skip to main content

Raincoast Conservation Foundation

We use rigorous, peer-reviewed science and community engagement to further our conservation objectives. We call this approach ‘informed advocacy’ and it is unique amongst conservation efforts. We investigate to understand coastal species and processes. We inform by bringing science to decision makers and communities. We inspire action to protect wildlife and their wilderness habitats.

Save the Great Bears

Save the Great Bears - Forever

Working with our Coastal First Nations partners, our goal is to acquire all remaining commercial hunting tenures in the Great Bear Rainforest. You can help us extinguish guided hunting. You can help us stop the killing…

Save the Great Bears →

Oil-Free Coast

view of the calm ocean and sunrise at Hakai rocks

In 2016, the federal government finally rejected the Northern Gateway proposal. But Kinder Morgan’s Trans Mountain Expansion was approved. Raincoast’s analysis, along with conclusions by Kinder Morgan and the National Energy Board, all indicate that oil tankers from this project increase the risk of extinction for Canada’s Southern Resident killer whales. Raincoast, represented by Ecojustice, will be in court this fall arguing that project approval violates Canada’s Species at Risk Act.

Oil-Free Coast →

Flagship Projects

Wolves splash around in an intertidal zone of the Great Bear Rainforest

Raincoast’s goal is to conserve and protect the habitats and resources of umbrella species to ensure the future for all species that exist on different scales. Our flagship projects include primary research and conservation efforts on wild salmon, large carnivores, and marine species, including marine mammals, marine birds, and Pacific herring.

Flagship Projects →

Latest News

MacDuffee laughs aboard a small boat on the Fraser River.

Misty MacDuffee explains why Southern Resident killer whales are threatened by industrialization of the Salish Sea

On Monday, August 14th, Misty MacDuffee joined Adam Stirling on CFAX 1070 to discuss the plight of the Southern Resident killer whales. Adam Stirling raises questions regarding the growing threat of oil tankers and shipping traffic on all whales -and on both coasts of Canada. Since June, for example, there have been ten confirmed deaths …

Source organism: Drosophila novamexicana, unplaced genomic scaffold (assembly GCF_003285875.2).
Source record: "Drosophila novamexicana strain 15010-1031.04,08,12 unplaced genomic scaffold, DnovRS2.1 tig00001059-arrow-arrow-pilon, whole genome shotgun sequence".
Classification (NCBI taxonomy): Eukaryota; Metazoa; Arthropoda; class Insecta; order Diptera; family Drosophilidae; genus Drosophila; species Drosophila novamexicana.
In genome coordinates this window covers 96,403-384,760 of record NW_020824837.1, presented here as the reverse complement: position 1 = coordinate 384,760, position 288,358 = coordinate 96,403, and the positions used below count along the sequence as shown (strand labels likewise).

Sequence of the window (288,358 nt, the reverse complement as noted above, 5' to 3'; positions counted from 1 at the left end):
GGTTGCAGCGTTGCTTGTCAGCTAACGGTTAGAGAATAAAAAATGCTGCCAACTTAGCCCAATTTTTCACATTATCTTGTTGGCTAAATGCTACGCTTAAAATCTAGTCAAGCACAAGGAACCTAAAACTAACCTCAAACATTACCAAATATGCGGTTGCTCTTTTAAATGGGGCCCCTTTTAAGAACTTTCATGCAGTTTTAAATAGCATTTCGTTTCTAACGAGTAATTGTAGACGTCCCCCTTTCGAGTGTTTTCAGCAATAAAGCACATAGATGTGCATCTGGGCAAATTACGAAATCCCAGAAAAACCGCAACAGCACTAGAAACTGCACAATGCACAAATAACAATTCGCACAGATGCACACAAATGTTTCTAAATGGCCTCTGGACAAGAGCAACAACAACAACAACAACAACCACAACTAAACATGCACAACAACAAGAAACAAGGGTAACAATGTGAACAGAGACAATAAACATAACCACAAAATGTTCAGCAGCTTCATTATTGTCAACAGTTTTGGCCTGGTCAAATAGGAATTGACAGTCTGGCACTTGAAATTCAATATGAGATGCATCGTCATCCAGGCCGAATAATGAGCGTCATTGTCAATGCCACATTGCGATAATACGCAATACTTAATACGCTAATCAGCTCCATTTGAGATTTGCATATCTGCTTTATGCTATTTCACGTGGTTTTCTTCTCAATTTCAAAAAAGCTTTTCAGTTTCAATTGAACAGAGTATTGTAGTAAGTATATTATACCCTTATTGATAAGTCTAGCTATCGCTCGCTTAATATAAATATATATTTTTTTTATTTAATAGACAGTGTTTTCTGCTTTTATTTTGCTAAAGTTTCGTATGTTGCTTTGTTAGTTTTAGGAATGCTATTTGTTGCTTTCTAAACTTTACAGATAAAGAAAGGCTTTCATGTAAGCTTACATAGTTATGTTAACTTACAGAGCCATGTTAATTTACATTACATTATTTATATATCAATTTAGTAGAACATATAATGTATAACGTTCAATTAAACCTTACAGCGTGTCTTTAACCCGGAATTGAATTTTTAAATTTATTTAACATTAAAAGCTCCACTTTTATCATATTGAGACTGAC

Sockey salmon with bright red bodies swimming upstream in the Great Bear Rainforest.

BC government signals challenge for Trans Mountain pipeline on legal grounds

The BC government’s announcement to challenge the Trans Mountain pipeline is welcome news for BC’s coast. Raincoast, with its partners, is already challenging the NEB and federal government oil tanker and pipeline approval …

A grizzly bear stands in the grass near the shallows of the Great Bear Rainforest, in Canada.

New government moves BC into 21st Century by stopping the hunting of grizzly bears in the Great Bear Rainforest

Raincoast is hailing the province’s announcement to end grizzly hunting in the Great Bear Rainforest. We await details of the government’s new policy but anticipate working with the province and First Nations to acquire the remaining commercial hunting territories…

A grizzly bear on BC Coast stops to face an eagle.

Wildlife-management reform in British Columbia is long overdue

The province’s recent proposal to privatize wildlife management illustrates the pernicious effect of the North American model on the mindset of government bureaucrats and politicians…

Misty MacDuffee looks over the front of a boat on the Lower Fraser River.

Misty MacDuffee explains the lethal consequences of oil spills, tanker traffic and pipelines

Hear Misty MacDuffee on CFAX 1070 with Pamela McCall discussing oil spill risks to marine mammal conservation including Southern Resident killer whales…


Find us on Instagram

Support Raincoast Conservation

Investigate. Inform. Inspire.

Publications | Scientific Papers | Reports & Books

Find us & follow

You can help Save the Great Bears: find out how